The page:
Originally promoted through Kickstarter in 2011, Romotive, the makers of Romo, have already developed a 3rd generation version. Romo 2.0 was introduced on Kickstarter in November of 2012 with a sleeker design, new features and updated programming. Romotive is doing a great job of processing feedback from customers and implementing important changes into their newer models.
Unlike many other telepresence robots, Romo is interactive and comes with games and different behaviors. He’s meant to be played and engaged with. In fact, as you engage with him, new behaviors will be unlocked when challenges are completed. The vision of for the Romo is to be much more than just a toy, however. Romotive seems to view the Romo offering as a platform where hardware and apps can be developed for further functionality. Current Romotive developers are working on face recognition, autonomous navigation, and graphical programming. Additionally, Romotive seems to want to get Romo into the hands of children of all ages to help them learn about both programming and robotics and to become familiar with telepresence robots.
Many of the micro-telepresence robots out there are almost exclusively for the iOS ecosystem, and more in particular the iPhone. The Wheelphone by GCtronic, went against the grain and developed a robot for Android, and took a step way beyond as well by including ROS libraries.
I will be honest, this device is not for the faint of heart. On the PC side of the controls, you’ll need to install ROS Fuerte from Willow Garage. If you’re not familiar with ROS, it’s an open source operating system that is vying to be the standard for robot operating systems.
Think Windows for your PC. If you’re comfortable with Java or C, you’ll have no problem with ROS. Of course, having this as your operating system does open up some exciting possibilities for future app development. For instance, you can partake of OpenCV (yet another Willow Garage standard) and implement some computer vision features, or use this as a great training device before tackling other larger project and machines.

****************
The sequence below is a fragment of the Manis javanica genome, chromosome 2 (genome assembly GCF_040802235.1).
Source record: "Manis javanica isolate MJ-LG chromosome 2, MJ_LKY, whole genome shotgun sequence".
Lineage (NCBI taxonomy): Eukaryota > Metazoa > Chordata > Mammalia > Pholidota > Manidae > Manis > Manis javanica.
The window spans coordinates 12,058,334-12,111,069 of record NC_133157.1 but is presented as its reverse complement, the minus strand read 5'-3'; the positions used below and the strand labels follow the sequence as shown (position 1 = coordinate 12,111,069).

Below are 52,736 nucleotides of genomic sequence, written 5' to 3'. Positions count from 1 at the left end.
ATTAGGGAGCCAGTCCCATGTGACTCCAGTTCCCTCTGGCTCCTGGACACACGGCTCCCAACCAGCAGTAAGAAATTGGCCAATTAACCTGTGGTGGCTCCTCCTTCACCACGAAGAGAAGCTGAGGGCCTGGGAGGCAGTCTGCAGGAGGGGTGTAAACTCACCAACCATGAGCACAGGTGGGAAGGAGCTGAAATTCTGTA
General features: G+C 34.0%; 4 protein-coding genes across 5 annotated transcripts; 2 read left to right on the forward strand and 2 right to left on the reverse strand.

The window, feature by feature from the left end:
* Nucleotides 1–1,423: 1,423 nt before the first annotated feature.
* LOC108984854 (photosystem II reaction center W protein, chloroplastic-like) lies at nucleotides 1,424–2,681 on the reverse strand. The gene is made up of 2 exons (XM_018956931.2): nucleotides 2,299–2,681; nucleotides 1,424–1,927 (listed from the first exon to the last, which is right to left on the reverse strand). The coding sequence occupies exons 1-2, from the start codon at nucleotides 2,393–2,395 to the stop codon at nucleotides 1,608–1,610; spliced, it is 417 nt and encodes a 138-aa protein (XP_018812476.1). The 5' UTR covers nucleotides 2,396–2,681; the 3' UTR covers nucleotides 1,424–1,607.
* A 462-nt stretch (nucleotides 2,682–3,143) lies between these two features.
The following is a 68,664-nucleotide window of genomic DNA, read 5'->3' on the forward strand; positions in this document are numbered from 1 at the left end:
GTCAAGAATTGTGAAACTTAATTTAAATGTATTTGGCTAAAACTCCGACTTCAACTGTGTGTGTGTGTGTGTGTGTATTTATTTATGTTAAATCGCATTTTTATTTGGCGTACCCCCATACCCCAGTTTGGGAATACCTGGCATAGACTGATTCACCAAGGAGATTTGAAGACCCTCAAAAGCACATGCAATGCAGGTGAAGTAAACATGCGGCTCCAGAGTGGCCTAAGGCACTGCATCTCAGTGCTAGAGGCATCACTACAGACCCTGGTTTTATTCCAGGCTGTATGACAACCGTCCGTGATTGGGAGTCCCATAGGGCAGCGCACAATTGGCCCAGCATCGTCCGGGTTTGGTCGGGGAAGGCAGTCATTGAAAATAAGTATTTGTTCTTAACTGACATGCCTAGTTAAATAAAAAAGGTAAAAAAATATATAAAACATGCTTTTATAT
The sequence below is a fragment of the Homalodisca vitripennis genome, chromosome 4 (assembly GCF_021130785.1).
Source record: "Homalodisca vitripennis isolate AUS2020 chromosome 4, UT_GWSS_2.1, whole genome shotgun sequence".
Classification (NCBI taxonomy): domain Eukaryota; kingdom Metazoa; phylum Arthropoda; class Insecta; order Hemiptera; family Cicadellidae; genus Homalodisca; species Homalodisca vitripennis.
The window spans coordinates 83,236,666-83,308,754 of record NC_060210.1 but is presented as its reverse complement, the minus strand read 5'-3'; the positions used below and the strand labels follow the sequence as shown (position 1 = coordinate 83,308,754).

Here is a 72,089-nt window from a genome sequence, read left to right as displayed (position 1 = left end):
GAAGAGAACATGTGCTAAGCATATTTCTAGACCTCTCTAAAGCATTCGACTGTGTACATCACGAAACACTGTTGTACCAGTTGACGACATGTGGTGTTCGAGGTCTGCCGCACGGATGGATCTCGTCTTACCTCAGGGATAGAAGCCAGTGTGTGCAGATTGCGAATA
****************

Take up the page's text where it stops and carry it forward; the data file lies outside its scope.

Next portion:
In only their third year, Innorobo held in Lyon,France has been able to bring together some of the better companies in Europe involving robotics. Spanning the spectrum of service robots from light industrial and agricultural to medical and educational. Some of these technologies are amazing and show a lot of potential. I’ll get some posts up about a few of them in the coming weeks, but a few of the ones I found rather unique was the Vitorover, which aims to change the agricultural process and replace herbicides with autonomous robots. Then there is Bestic, which is a small eating assistive device that allows people that cannot eat on their own the ability to feed themselves without an assistant.
When does a robot cease to be less of a toy, and more of a service robot? The Hovis series of robots by Dongbucould begin to ask that question. While quite a ways from being able to fold your clothes and make you breakfast, this Korean company has a few models that are intriguing from a human interaction and functionality perspective. Thanks to our friends at RoadNarrows Robotics we were able to get some more information on the Hovis line. The Hovis bots are available with either a wheeled omni direction version with the Genie or as a bipedal humanoid with the Eco and the App. While it is possible to swap the bases, the cost would not be cheap. The Dongbu DRS-0201 servo is over $100/piece and they estimate you would need 10 to make the conversion. Almost as much as buying the Genie and the Eco robots separately.